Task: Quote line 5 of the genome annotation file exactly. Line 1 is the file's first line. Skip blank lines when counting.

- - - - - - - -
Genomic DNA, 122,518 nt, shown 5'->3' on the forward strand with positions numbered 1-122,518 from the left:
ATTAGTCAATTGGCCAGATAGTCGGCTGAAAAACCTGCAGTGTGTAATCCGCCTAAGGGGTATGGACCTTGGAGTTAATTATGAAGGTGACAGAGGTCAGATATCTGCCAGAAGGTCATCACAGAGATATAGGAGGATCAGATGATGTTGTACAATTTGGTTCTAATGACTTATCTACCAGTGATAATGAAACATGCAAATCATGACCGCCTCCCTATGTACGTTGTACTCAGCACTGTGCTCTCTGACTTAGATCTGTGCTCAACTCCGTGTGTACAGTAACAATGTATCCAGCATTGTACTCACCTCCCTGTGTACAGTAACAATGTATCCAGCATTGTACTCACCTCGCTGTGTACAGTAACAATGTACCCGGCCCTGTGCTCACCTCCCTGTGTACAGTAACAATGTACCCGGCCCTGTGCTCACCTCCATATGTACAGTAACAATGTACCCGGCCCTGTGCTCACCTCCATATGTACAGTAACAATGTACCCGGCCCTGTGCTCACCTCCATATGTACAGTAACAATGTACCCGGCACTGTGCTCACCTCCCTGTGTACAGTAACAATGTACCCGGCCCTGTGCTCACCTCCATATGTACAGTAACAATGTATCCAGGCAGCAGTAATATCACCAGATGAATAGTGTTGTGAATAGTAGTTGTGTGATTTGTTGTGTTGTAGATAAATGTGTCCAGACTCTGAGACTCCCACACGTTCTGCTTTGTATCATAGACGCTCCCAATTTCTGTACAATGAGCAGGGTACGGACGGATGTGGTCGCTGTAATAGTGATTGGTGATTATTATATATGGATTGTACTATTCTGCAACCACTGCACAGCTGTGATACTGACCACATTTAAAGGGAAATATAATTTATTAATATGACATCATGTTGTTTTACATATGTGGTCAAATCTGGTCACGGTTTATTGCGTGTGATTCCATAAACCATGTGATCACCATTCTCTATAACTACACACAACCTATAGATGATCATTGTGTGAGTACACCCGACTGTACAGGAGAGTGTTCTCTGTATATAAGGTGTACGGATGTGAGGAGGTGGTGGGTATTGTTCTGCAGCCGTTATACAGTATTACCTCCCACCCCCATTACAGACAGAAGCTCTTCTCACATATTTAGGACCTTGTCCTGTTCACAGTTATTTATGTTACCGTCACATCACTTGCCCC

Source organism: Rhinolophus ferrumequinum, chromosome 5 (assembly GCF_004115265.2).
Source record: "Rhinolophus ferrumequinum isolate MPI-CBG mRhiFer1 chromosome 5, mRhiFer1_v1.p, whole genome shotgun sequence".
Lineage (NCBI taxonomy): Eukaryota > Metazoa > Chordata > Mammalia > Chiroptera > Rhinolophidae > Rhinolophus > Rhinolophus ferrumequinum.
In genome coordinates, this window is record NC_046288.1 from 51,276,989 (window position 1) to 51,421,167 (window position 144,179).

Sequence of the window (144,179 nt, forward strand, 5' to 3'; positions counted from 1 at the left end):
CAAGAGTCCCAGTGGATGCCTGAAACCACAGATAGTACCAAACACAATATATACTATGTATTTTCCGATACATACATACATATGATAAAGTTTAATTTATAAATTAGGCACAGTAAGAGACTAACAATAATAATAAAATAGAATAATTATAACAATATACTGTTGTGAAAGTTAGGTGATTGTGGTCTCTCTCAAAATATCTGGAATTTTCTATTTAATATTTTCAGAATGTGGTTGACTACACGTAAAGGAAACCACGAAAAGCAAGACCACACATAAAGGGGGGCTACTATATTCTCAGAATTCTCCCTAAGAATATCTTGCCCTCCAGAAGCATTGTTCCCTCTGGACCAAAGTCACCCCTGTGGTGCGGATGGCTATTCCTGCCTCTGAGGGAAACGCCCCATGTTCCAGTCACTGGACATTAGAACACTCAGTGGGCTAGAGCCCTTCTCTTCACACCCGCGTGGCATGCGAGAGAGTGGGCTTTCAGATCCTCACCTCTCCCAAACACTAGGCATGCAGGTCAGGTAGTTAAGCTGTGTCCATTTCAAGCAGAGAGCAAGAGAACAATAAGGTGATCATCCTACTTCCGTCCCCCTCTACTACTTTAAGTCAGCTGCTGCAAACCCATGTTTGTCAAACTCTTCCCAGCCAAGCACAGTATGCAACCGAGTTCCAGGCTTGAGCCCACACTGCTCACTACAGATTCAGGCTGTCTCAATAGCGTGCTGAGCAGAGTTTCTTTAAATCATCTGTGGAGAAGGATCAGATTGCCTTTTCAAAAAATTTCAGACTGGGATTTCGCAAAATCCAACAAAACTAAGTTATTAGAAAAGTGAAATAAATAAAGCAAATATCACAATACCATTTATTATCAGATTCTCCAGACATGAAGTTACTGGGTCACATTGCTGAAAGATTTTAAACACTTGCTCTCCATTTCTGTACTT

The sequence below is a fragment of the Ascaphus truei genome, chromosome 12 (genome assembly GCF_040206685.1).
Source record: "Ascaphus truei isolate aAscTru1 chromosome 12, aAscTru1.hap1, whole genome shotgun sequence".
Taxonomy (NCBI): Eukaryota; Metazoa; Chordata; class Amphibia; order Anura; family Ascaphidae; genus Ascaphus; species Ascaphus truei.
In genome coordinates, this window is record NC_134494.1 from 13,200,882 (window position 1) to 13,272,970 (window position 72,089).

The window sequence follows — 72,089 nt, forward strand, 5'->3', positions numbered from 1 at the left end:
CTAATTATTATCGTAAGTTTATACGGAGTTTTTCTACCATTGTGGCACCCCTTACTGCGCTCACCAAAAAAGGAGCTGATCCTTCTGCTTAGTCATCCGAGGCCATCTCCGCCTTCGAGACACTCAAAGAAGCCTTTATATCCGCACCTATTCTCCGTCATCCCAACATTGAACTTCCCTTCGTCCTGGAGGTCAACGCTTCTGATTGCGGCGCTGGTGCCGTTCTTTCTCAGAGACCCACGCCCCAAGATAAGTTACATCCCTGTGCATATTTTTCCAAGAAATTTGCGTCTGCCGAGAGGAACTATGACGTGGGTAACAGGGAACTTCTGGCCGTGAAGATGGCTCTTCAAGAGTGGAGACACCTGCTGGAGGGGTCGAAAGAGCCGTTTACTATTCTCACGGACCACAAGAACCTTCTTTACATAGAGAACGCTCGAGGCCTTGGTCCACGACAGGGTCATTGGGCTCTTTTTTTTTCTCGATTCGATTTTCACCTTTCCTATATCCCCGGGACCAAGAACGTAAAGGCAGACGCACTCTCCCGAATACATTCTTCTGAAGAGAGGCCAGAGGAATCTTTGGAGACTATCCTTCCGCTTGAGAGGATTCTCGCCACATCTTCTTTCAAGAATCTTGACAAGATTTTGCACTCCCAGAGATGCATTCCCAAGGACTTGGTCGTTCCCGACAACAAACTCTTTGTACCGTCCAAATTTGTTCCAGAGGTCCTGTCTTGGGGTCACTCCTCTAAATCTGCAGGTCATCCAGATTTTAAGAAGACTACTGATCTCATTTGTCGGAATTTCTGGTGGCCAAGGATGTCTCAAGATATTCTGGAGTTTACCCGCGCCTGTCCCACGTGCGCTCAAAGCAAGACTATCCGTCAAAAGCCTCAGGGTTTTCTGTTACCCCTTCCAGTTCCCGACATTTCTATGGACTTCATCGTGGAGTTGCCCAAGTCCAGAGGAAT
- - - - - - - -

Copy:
Lineage (NCBI taxonomy): Eukaryota > Metazoa > Chordata > Mammalia > Chiroptera > Rhinolophidae > Rhinolophus > Rhinolophus ferrumequinum.